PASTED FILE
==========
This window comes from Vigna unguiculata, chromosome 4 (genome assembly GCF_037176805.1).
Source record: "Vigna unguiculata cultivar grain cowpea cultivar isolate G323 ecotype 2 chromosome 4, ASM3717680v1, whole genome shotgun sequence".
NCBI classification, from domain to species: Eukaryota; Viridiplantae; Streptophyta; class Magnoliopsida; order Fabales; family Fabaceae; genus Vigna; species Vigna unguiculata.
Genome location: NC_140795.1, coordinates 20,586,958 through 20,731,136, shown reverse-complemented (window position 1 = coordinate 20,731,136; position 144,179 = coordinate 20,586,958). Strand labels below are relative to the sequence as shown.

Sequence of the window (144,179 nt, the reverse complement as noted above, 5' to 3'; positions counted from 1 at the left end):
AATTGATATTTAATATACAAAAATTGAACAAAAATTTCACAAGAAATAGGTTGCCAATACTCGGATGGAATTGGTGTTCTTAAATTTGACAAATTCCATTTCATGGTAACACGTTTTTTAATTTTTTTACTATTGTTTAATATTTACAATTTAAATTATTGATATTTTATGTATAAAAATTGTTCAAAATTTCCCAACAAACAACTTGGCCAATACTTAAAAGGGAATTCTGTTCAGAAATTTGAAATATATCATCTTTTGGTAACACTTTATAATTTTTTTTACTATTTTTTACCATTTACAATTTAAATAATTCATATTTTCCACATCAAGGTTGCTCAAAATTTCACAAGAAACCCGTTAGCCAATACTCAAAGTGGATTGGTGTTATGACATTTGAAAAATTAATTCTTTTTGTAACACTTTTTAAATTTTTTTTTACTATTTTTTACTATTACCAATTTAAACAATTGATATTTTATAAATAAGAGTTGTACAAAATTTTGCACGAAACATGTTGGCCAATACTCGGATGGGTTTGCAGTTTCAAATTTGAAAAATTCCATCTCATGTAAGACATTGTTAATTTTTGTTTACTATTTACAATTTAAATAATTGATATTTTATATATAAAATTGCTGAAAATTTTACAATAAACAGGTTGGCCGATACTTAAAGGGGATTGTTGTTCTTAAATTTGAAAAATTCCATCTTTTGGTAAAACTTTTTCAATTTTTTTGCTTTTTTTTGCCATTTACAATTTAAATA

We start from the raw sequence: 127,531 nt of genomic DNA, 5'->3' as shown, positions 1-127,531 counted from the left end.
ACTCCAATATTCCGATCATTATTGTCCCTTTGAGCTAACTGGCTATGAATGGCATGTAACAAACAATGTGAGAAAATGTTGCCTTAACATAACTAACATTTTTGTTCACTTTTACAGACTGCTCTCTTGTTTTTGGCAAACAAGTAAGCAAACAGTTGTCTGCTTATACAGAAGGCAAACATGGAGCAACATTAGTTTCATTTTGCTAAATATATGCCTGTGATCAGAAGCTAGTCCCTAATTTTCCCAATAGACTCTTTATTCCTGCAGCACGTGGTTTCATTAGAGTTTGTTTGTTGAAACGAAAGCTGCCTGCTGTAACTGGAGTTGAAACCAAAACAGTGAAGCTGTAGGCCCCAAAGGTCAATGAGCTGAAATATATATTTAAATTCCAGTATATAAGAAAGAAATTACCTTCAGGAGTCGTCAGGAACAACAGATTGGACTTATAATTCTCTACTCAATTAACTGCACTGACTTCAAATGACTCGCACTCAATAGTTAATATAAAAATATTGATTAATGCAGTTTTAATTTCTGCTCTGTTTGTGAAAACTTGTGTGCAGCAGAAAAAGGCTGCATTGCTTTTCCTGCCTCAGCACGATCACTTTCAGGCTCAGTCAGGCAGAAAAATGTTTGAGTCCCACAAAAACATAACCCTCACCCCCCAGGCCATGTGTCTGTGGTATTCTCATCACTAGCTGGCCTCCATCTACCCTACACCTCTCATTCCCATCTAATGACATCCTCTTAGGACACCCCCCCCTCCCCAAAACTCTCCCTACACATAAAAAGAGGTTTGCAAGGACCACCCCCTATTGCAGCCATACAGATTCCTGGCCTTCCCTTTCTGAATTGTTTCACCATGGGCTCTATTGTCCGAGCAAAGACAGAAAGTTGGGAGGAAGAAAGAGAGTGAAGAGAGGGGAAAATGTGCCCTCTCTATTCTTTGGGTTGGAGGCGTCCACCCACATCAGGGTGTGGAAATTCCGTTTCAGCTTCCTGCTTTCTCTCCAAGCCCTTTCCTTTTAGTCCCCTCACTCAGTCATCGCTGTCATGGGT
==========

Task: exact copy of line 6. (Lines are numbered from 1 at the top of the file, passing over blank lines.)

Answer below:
AATTGATATTTAATATACAAAAATTGAACAAAAATTTCACAAGAAATAGGTTGCCAATACTCGGATGGAATTGGTGTTCTTAAATTTGACAAATTCCATTTCATGGTAACACGTTTTTTAATTTTTTTACTATTGTTTAATATTTACAATTTAAATTATTGATATTTTATGTATAAAAATTGTTCAAAATTTCCCAACAAACAACTTGGCCAATACTTAAAAGGGAATTCTGTTCAGAAATTTGAAATATATCATCTTTTGGTAACACTTTATAATTTTTTTTACTATTTTTTACCATTTACAATTTAAATAATTCATATTTTCCACATCAAGGTTGCTCAAAATTTCACAAGAAACCCGTTAGCCAATACTCAAAGTGGATTGGTGTTATGACATTTGAAAAATTAATTCTTTTTGTAACACTTTTTAAATTTTTTTTTACTATTTTTTACTATTACCAATTTAAACAATTGATATTTTATAAATAAGAGTTGTACAAAATTTTGCACGAAACATGTTGGCCAATACTCGGATGGGTTTGCAGTTTCAAATTTGAAAAATTCCATCTCATGTAAGACATTGTTAATTTTTGTTTACTATTTACAATTTAAATAATTGATATTTTATATATAAAATTGCTGAAAATTTTACAATAAACAGGTTGGCCGATACTTAAAGGGGATTGTTGTTCTTAAATTTGAAAAATTCCATCTTTTGGTAAAACTTTTTCAATTTTTTTGCTTTTTTTTGCCATTTACAATTTAAATA